(NEXSTAR) — It’s clear that fall is nearly upon us. Labor Day has passed, pumpkin spice everything is back, and we’re losing daylight. The only shoe left to drop are the leaves.
For some, the leaves may have already started changing color. For others, it won’t be long until the trees combust into reds, yellows, oranges, and browns.
In just a few weeks, some parts of the country will be seeing peak fall colors, according to a new prediction map.
SmokyMountains.com, a travel brand dedicated to promoting the Smoky Mountain region, produces a fall foliage map every year, show when areas in the U.S. will near, reach, and surpass peak colors. They use historical temperature and precipitation data, forecasted temperature and precipitation, the types of trees known to be in the area, and user-reported information to develop their fall foliage forecast. While it may not be completely accurate, it does offer insight into how soon the autumn colors will peak.
As of September 7, only a handful of areas, primarily in the northern U.S., are seeing leaves changing. That is expected to change going into the week of September 11 when the majority of New England and Michigan should begin to see the leaves change.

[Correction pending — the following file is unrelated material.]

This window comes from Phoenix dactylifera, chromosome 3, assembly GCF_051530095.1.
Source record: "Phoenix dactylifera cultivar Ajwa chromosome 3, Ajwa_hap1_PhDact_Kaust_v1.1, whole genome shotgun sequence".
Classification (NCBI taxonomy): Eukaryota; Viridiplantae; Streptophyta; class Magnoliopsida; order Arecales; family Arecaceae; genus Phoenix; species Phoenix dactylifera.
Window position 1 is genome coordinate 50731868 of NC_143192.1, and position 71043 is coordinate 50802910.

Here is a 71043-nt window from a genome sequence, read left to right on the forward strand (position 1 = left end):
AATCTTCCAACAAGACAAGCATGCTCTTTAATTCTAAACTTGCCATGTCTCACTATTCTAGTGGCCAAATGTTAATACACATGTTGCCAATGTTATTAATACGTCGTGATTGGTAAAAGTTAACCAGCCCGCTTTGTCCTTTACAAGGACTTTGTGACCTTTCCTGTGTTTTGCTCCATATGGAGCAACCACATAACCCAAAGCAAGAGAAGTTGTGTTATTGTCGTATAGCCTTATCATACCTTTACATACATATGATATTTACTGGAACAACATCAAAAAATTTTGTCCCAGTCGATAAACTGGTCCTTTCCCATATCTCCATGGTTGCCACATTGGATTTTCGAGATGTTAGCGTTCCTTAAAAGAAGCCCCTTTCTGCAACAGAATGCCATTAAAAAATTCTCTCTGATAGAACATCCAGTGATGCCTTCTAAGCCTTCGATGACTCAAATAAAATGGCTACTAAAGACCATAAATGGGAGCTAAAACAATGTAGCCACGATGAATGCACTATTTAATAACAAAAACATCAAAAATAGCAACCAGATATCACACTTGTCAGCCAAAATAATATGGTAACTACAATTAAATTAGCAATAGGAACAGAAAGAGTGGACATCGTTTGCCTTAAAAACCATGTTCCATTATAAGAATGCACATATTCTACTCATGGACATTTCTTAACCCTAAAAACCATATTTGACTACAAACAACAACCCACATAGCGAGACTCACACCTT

It won’t be until mid-October that the majority of the trees in the U.S. will be at or near peak, according to SmokyMountains.com’s analysis.
Texas is no exception. According to the foliage map, the northwestern part of the state will start to see minimal changes through mid-October. By the end of the month, most of Texas will only see patchy changes in leaves.
Western Texas counties like El Paso, Hudspeth, and Culberson, and northern Texas counties like Dallum, Hartley, and Sherman, will be the first in the state to see the leaves change, according to the analysis.
Unlike most states, it won’t be until the first half of November before trees in the northwestern parts of Texas even come near their peak. SmokeyMountains.com’s analysis shows tree leaves peaking in those areas no earlier than Nov. 13.
You can see the interactive map below, courtesy of SmokyMountains.com.
There are multiple factors that can influence when the leaves change color. Largely, it’s the length of day, Brad Hutnik, a forest ecologist/silviculturist with the Wisconsin Department of Natural Resources told Nexstar.
We’ve been slowly losing daylight since the summer solstice in mid-June, and it will only become more noticeable as we move through September. Our trees are tuned into that lack of light and will begin to wind down for the year.
“Oftentimes, by the time we’re seeing the leaves on the trees, that tree is functionally shut down for the year, and those leaves are essentially just dying off,” Hutnik says. By late September, many trees will have fully shut down.
Enjoy the leaves while you can — by late October and early November, the fall foliage will be past peak in most areas of the country.